Travel companies need Pay-Per-Click (PPC) campaigns that work throughout the buying cycle -- reaching consumers at both the holiday research and the purchase stages.
Travel advertisers that have the strength and depth in their business models to offer the pricing quality and value that the consumer is searching for will benefit now, and come out a lot stronger after the recession. These players are currently upping their search spend, offering competitive deals and offers and are rewarded with targeted website traffic and far stronger conversion rates.
Operators such as Low Cost Holidays have grown revenues dramatically over the last 6 months through aggressive search marketing -- profits are up year-on-year as they find they are hitting a sweet spot of high value, low cost holidays.
So how can travel brands ensure that their search budget works harder for them over the peak summer booking period? At my own agency, we recommend that travel brands follow five practical PPC principles:
Choosing the right keywords
Don't rely on Broad Match and generic search terms if you want to keep your CPA low. Instead, ensure that your PPC campaign covers a really extensive mix of the resort and destination specific keywords that consumers are searching on. Include long tail search terms such as "family holidays in Majorca in August" as well as the groups of keywords around actual hotel or resort names.
Make sure you continuously add negative search terms to refine the relevancy of your campaign. This saves costs by ensuring you control when your ads appear and, importantly, when they don't. For example, to avoid having your business associated with high prices or disasters, you might add 'expensive' or 'plane crash' to your negative search terms.
Ensuring that ad copy is closely tailored to search keywords is critical to drive clickthrough and aid Quality Score. It is imperative that ad copy contains competitive prices, offers, dates and a strong call to action, for example, "all inclusive Ibiza holidays £189pw -- Book by 3 August for free transfers". This will encourage click-throughs and differentiate your offering from competitors. Keep testing copy variations to push up click through and conversion rates.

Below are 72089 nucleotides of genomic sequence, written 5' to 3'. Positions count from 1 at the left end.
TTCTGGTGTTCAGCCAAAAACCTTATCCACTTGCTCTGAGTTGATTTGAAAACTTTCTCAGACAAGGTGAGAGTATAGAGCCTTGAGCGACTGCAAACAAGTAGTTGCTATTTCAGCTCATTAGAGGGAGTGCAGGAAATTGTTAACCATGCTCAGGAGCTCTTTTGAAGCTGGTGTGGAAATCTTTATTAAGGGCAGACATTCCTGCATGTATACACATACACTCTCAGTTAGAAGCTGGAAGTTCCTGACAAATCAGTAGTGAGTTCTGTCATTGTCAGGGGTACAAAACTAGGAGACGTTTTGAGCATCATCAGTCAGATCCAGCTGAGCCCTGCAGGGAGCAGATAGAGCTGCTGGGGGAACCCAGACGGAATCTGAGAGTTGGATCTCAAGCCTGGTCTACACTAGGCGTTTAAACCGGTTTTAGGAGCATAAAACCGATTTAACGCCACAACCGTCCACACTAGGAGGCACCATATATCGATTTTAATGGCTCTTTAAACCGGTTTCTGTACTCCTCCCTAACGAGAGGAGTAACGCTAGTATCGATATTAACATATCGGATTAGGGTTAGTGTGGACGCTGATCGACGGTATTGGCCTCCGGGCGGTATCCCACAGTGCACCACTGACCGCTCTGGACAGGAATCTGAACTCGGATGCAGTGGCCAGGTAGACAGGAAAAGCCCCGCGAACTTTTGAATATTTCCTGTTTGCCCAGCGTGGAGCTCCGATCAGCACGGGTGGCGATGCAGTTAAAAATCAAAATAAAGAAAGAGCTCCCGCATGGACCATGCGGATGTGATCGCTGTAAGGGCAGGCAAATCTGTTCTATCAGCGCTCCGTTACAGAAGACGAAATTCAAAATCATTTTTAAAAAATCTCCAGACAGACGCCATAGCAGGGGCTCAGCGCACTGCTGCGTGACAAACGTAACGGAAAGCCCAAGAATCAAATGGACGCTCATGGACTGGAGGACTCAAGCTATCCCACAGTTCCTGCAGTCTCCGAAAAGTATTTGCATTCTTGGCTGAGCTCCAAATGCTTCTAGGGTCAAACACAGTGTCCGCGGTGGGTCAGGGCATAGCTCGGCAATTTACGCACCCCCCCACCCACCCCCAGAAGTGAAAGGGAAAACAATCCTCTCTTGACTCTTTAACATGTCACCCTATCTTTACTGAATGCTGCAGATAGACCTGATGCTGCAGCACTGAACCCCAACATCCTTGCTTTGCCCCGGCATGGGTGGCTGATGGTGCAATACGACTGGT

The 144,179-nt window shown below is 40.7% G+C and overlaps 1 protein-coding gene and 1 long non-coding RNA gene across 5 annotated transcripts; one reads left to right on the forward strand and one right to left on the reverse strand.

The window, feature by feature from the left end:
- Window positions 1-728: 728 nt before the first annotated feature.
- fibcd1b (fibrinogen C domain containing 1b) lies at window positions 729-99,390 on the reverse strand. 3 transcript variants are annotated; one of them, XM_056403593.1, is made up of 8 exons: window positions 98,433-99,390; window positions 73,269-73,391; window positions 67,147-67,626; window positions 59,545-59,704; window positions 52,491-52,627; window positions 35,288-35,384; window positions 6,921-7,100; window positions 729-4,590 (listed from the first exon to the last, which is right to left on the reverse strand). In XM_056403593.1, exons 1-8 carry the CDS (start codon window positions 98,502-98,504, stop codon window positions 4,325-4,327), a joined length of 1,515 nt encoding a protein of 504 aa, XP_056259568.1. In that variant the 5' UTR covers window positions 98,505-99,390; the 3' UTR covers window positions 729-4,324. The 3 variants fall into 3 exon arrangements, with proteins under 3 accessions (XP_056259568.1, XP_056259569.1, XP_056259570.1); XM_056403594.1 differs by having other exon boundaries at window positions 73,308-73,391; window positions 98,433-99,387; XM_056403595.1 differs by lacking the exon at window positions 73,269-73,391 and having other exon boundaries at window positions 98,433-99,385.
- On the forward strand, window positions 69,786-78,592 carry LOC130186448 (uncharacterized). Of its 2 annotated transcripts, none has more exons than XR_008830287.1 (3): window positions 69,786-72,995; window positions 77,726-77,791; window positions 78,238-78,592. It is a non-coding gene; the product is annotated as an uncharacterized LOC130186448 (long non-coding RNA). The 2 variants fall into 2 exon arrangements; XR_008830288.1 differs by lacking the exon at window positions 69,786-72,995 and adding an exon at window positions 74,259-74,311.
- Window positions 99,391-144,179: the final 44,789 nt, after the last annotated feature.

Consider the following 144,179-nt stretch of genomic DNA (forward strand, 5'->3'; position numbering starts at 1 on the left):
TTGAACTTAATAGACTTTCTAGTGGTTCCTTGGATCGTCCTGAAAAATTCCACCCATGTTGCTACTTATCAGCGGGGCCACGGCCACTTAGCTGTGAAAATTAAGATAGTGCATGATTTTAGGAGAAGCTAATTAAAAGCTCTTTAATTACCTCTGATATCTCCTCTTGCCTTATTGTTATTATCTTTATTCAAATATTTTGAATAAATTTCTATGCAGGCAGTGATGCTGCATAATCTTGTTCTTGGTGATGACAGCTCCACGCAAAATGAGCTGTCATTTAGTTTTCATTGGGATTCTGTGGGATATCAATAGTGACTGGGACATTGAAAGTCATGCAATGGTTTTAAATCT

Dont forget that consumers are looking for security after a string of travel industry failures such as plane crashes and PR disasters, like Ryanair's recent controversial response to negative blog posts. To create trust, make sure your trade body memberships, such as ABTA or ATOL, are prominent in ad copy and on landing pages.
Remember that search is an acquisition channel, so it's your website's job to turn visitors into customers. Reports from Travelsupermarket show that while traffic to travel brands sites is increasing, conversions have dropped by 20 per cent. It is imperative that your landing pages absolutely reflect the keywords and the ad copy message. For example, do not offer holidays in Turkey from £199 in your ad and then have £250 on the landing page. Consumers will feel duped -- and remember that your competitors are only a click away.
Ensure that users are not dumped on your home page, requiring the extra effort of searching again on your site to find the offer. Consumers are impatient online and will look elsewhere.
The booking process
Be explicit about any extra charges, such as credit card charges and booking fees, early in the booking process. If not, you will have high shopping cart abandonment and unhappy consumers, who will tell others about their poor experience!
Your booking process should be simple and fast to hold the attention of the potential customer. Get urgent usability advice from experts if your traffic is high and conversions are poor. One of our travel clients made a few site tweaks after a usability evaluation and saw conversion rates increase by 50 per cent. That's 50 per cent more revenue for the same marketing budget every month.
A successful search campaign will include both paid and natural search, ideally closely integrated to maximise the opportunity for the search channel. Optimise your natural listings around the converting keywords that are too expensive to compete on via PPC, and around the high volume terms that will deliver consumers early in the buying cycle.
Do not think about search in silo and ensure it integrates across the marketing mix. Research by Yahoo has revealed that online users exposed to both search and display campaigns purchased the advertiser's products and services a massive 244 per cent more online and 89 per cent more offline compared with users not shown the ads, as well as increasing their number of page views by 68 per cent.
Search is a long game, but well worth the investment. Travel brands should partner with a search specialist who really understands the travel sector, that can advise on the nuances of the channel and on Google's changing rules.
Nigel Muir is the managing director of DBD Media.